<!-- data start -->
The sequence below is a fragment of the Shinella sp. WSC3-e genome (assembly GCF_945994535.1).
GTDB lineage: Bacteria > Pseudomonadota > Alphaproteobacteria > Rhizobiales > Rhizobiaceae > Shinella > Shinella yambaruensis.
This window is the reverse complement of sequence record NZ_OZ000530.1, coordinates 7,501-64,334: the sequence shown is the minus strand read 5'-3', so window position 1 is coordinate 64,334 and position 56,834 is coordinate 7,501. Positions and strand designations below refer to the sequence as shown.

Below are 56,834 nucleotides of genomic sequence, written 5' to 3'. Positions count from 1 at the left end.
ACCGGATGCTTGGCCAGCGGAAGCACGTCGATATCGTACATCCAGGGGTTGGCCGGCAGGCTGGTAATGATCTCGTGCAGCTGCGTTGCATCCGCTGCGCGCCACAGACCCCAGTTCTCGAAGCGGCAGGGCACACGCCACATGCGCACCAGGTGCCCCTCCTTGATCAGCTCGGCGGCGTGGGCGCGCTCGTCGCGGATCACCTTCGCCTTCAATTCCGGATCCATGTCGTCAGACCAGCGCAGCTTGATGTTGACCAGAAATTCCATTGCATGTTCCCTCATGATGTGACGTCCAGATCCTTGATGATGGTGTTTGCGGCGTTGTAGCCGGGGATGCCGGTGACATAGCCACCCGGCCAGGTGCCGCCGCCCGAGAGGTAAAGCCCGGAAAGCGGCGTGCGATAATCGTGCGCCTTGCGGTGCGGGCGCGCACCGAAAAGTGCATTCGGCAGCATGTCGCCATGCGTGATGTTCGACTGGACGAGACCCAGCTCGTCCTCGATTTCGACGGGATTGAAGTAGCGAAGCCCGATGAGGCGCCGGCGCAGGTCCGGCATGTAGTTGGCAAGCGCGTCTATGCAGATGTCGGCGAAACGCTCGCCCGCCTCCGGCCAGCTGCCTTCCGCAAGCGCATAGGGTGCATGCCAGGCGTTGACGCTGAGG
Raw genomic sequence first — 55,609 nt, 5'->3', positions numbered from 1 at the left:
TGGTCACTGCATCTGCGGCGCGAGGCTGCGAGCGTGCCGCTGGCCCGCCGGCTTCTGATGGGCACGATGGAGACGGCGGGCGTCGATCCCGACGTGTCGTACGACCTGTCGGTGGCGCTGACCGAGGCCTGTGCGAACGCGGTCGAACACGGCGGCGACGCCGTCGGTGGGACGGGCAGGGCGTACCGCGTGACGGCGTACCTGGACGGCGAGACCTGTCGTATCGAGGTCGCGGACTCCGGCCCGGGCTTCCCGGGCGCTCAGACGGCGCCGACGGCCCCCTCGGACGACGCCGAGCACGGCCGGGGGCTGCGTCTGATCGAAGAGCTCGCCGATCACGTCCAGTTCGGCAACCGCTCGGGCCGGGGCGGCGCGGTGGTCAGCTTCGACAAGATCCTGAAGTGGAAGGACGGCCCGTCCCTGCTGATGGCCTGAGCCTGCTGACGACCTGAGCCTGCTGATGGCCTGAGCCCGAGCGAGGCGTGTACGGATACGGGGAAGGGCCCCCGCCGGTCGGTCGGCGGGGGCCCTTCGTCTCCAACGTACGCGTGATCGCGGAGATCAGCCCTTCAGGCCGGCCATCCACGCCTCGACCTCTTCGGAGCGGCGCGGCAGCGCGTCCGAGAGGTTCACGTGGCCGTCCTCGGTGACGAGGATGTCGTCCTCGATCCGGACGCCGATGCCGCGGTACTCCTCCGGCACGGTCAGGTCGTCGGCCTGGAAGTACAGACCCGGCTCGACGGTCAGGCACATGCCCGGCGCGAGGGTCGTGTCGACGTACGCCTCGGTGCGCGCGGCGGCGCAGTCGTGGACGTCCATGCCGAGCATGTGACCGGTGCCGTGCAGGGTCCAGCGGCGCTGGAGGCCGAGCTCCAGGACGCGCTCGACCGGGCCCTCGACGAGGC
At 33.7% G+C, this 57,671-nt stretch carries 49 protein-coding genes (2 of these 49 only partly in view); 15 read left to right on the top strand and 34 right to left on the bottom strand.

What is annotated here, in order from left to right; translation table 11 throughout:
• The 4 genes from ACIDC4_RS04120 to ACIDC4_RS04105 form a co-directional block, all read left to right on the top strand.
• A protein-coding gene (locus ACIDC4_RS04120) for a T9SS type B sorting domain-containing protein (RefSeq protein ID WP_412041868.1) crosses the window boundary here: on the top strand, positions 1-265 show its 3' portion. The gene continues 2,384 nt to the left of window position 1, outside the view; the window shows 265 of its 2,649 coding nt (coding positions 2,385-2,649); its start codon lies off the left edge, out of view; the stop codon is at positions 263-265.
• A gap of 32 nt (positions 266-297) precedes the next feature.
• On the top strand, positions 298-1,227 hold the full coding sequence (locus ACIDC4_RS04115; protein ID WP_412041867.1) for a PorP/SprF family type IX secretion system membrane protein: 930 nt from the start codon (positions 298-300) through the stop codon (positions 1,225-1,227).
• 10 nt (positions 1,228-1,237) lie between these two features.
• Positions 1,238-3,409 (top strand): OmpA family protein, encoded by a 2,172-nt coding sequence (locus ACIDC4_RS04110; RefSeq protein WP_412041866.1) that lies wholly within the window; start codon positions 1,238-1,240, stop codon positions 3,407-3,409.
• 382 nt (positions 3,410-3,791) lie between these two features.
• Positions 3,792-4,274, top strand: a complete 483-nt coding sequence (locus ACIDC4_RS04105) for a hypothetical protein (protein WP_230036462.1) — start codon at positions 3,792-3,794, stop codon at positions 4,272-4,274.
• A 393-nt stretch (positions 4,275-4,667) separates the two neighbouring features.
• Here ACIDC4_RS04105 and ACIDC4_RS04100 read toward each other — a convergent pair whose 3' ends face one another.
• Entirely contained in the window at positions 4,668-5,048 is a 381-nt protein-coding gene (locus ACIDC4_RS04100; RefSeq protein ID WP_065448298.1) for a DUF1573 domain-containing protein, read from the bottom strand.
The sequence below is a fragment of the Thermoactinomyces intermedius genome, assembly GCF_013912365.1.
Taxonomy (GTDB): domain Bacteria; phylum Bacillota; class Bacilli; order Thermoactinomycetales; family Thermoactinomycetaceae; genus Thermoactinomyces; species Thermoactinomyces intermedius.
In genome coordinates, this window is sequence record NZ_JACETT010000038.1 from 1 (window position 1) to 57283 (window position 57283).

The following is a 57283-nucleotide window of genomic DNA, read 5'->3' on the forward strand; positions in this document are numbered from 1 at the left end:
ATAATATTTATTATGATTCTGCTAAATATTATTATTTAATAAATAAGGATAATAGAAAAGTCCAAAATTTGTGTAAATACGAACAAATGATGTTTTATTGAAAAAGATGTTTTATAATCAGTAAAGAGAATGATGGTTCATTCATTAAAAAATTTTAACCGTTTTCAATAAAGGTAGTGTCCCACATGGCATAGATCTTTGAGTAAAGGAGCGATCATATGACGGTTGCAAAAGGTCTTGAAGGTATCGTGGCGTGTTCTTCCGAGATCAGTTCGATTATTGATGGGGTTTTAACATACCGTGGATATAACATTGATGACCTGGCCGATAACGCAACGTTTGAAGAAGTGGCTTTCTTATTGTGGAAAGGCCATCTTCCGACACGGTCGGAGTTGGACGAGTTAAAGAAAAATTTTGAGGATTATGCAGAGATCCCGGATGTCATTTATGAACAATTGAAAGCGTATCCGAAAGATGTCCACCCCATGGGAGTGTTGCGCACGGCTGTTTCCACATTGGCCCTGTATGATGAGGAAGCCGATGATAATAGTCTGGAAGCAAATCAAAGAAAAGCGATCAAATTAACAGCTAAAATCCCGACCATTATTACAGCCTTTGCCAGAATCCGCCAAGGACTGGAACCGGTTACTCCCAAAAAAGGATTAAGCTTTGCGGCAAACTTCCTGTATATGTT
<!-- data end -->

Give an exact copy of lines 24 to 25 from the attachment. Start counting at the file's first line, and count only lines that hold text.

The following is a 57283-nucleotide window of genomic DNA, read 5'->3' on the forward strand; positions in this document are numbered from 1 at the left end:
ATAATATTTATTATGATTCTGCTAAATATTATTATTTAATAAATAAGGATAATAGAAAAGTCCAAAATTTGTGTAAATACGAACAAATGATGTTTTATTGAAAAAGATGTTTTATAATCAGTAAAGAGAATGATGGTTCATTCATTAAAAAATTTTAACCGTTTTCAATAAAGGTAGTGTCCCACATGGCATAGATCTTTGAGTAAAGGAGCGATCATATGACGGTTGCAAAAGGTCTTGAAGGTATCGTGGCGTGTTCTTCCGAGATCAGTTCGATTATTGATGGGGTTTTAACATACCGTGGATATAACATTGATGACCTGGCCGATAACGCAACGTTTGAAGAAGTGGCTTTCTTATTGTGGAAAGGCCATCTTCCGACACGGTCGGAGTTGGACGAGTTAAAGAAAAATTTTGAGGATTATGCAGAGATCCCGGATGTCATTTATGAACAATTGAAAGCGTATCCGAAAGATGTCCACCCCATGGGAGTGTTGCGCACGGCTGTTTCCACATTGGCCCTGTATGATGAGGAAGCCGATGATAATAGTCTGGAAGCAAATCAAAGAAAAGCGATCAAATTAACAGCTAAAATCCCGACCATTATTACAGCCTTTGCCAGAATCCGCCAAGGACTGGAACCGGTTACTCCCAAAAAAGGATTAAGCTTTGCGGCAAACTTCCTGTATATGTT